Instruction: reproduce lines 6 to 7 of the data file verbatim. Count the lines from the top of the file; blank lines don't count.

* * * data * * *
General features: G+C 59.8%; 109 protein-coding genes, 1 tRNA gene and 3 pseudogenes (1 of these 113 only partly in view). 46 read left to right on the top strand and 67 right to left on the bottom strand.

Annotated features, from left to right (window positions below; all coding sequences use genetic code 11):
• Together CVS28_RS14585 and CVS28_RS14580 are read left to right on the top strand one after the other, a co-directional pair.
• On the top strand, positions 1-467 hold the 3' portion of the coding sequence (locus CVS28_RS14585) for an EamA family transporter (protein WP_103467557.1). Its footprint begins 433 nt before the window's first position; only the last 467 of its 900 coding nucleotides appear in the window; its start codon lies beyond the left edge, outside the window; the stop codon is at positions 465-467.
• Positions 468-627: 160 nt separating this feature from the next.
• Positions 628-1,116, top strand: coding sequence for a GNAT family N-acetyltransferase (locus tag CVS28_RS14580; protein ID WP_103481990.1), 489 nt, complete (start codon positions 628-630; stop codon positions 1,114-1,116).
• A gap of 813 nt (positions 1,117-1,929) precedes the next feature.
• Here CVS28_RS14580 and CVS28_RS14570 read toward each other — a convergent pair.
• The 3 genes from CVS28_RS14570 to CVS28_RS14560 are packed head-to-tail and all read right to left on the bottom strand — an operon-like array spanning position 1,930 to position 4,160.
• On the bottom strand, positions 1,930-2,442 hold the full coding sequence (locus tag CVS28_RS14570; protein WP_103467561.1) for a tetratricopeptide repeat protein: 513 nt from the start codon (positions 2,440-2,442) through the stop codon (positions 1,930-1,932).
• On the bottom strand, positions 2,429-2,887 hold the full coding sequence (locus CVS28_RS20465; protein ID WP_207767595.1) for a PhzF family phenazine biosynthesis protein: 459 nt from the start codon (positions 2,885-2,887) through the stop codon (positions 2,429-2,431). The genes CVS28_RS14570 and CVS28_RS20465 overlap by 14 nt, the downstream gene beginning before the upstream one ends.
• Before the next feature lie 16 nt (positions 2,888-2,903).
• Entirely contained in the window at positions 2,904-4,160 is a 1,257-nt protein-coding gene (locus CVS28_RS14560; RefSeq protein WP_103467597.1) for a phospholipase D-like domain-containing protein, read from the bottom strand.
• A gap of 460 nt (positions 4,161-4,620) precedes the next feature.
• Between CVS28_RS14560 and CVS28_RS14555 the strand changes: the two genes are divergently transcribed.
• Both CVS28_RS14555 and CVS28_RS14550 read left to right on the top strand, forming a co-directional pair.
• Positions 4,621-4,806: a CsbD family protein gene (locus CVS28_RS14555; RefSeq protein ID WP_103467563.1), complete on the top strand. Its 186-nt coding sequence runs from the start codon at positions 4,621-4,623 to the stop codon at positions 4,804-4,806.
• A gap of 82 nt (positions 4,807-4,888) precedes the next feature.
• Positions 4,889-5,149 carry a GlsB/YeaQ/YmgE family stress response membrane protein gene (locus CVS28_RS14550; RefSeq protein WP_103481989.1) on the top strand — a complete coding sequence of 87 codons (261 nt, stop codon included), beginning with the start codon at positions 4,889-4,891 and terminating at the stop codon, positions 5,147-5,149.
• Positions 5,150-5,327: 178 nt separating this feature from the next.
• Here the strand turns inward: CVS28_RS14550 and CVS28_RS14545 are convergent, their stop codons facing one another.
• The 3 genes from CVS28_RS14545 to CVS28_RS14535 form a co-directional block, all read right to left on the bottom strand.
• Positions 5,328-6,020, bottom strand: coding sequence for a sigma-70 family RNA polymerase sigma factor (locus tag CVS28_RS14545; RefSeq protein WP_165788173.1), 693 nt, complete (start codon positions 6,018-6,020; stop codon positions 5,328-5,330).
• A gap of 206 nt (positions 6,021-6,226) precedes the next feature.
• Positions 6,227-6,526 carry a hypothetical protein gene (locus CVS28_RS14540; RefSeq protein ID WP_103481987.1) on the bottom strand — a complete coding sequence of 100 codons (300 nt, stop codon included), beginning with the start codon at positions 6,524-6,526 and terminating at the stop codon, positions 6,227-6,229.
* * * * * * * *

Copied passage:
• Positions 628-1,116, top strand: coding sequence for a GNAT family N-acetyltransferase (locus tag CVS28_RS14580; protein ID WP_103481990.1), 489 nt, complete (start codon positions 628-630; stop codon positions 1,114-1,116).
• A gap of 813 nt (positions 1,117-1,929) precedes the next feature.